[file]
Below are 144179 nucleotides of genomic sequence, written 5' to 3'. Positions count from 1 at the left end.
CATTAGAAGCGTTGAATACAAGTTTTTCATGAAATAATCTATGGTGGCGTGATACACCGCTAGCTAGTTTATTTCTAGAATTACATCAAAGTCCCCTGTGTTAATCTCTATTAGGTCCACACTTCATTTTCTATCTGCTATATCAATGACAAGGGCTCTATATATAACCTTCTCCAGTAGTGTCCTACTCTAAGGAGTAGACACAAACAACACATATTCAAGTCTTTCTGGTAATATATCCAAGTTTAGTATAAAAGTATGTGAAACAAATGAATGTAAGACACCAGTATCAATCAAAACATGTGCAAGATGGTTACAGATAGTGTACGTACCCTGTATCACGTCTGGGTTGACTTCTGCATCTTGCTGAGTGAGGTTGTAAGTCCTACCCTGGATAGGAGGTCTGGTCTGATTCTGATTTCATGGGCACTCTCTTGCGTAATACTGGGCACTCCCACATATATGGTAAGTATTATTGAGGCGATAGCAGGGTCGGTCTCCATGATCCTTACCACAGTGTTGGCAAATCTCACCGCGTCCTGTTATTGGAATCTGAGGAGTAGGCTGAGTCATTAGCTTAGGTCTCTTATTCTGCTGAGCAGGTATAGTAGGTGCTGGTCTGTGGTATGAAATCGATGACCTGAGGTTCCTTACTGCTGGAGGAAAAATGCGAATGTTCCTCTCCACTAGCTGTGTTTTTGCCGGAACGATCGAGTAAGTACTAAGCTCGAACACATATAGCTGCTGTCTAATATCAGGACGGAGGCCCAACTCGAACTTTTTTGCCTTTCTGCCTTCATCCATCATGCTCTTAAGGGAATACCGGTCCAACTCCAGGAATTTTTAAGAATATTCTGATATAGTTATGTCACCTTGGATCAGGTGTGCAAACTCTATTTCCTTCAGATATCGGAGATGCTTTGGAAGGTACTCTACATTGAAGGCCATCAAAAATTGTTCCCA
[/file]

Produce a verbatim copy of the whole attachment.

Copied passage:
Below are 144179 nucleotides of genomic sequence, written 5' to 3'. Positions count from 1 at the left end.
CATTAGAAGCGTTGAATACAAGTTTTTCATGAAATAATCTATGGTGGCGTGATACACCGCTAGCTAGTTTATTTCTAGAATTACATCAAAGTCCCCTGTGTTAATCTCTATTAGGTCCACACTTCATTTTCTATCTGCTATATCAATGACAAGGGCTCTATATATAACCTTCTCCAGTAGTGTCCTACTCTAAGGAGTAGACACAAACAACACATATTCAAGTCTTTCTGGTAATATATCCAAGTTTAGTATAAAAGTATGTGAAACAAATGAATGTAAGACACCAGTATCAATCAAAACATGTGCAAGATGGTTACAGATAGTGTACGTACCCTGTATCACGTCTGGGTTGACTTCTGCATCTTGCTGAGTGAGGTTGTAAGTCCTACCCTGGATAGGAGGTCTGGTCTGATTCTGATTTCATGGGCACTCTCTTGCGTAATACTGGGCACTCCCACATATATGGTAAGTATTATTGAGGCGATAGCAGGGTCGGTCTCCATGATCCTTACCACAGTGTTGGCAAATCTCACCGCGTCCTGTTATTGGAATCTGAGGAGTAGGCTGAGTCATTAGCTTAGGTCTCTTATTCTGCTGAGCAGGTATAGTAGGTGCTGGTCTGTGGTATGAAATCGATGACCTGAGGTTCCTTACTGCTGGAGGAAAAATGCGAATGTTCCTCTCCACTAGCTGTGTTTTTGCCGGAACGATCGAGTAAGTACTAAGCTCGAACACATATAGCTGCTGTCTAATATCAGGACGGAGGCCCAACTCGAACTTTTTTGCCTTTCTGCCTTCATCCATCATGCTCTTAAGGGAATACCGGTCCAACTCCAGGAATTTTTAAGAATATTCTGATATAGTTATGTCACCTTGGATCAGGTGTGCAAACTCTATTTCCTTCAGATATCGGAGATGCTTTGGAAGGTACTCTACATTGAAGGCCATCAAAAATTGTTCCCA